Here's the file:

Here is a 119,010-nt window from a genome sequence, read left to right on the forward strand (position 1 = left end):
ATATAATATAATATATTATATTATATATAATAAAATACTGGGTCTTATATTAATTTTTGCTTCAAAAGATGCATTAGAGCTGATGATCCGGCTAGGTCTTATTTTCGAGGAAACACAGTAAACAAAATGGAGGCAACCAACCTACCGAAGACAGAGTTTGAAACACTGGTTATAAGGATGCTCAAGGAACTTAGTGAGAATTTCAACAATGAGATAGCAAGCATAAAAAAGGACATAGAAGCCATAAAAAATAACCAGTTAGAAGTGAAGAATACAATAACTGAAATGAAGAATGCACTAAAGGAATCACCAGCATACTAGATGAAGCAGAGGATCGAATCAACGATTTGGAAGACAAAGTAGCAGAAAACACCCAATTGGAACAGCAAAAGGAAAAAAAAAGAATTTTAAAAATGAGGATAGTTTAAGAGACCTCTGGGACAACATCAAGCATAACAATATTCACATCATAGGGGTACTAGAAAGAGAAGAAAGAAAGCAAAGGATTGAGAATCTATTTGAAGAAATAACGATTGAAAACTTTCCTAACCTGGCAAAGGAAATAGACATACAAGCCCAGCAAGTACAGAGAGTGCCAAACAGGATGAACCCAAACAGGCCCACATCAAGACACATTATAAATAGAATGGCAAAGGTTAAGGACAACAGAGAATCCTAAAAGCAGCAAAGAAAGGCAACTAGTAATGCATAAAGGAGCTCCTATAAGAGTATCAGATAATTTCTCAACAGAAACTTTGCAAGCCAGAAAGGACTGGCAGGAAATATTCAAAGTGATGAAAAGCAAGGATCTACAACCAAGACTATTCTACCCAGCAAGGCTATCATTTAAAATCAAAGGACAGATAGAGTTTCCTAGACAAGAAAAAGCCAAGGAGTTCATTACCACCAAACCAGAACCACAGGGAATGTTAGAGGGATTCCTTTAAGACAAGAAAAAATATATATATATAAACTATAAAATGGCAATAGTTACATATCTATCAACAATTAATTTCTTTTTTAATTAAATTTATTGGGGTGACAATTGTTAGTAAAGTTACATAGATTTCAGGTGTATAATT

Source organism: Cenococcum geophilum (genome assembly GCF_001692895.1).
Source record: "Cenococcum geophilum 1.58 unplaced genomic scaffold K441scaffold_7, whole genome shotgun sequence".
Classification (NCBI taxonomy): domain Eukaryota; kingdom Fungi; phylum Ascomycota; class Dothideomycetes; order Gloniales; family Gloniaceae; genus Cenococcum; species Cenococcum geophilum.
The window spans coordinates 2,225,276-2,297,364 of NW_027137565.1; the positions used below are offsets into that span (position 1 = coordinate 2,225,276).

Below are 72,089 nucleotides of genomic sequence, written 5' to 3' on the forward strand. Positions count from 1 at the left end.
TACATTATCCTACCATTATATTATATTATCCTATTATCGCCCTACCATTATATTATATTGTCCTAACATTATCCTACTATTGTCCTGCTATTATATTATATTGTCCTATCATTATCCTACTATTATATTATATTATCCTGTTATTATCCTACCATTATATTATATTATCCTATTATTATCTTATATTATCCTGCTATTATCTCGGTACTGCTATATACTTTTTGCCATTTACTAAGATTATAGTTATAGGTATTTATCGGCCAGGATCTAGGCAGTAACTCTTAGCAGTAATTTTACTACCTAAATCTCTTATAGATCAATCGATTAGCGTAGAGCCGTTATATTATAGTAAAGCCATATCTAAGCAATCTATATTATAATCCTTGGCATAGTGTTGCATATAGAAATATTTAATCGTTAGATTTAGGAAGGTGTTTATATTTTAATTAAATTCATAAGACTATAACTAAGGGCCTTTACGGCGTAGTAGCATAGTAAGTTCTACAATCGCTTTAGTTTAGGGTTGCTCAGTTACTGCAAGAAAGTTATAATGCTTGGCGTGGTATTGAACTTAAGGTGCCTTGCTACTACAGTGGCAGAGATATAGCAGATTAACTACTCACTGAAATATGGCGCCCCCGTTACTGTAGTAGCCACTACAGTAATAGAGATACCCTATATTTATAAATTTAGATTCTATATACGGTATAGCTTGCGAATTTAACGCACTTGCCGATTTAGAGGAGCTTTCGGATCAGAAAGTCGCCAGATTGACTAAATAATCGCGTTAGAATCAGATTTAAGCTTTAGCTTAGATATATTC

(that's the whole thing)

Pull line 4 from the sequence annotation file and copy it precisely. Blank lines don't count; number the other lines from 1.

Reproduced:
Source record: "Cenococcum geophilum 1.58 unplaced genomic scaffold K441scaffold_7, whole genome shotgun sequence".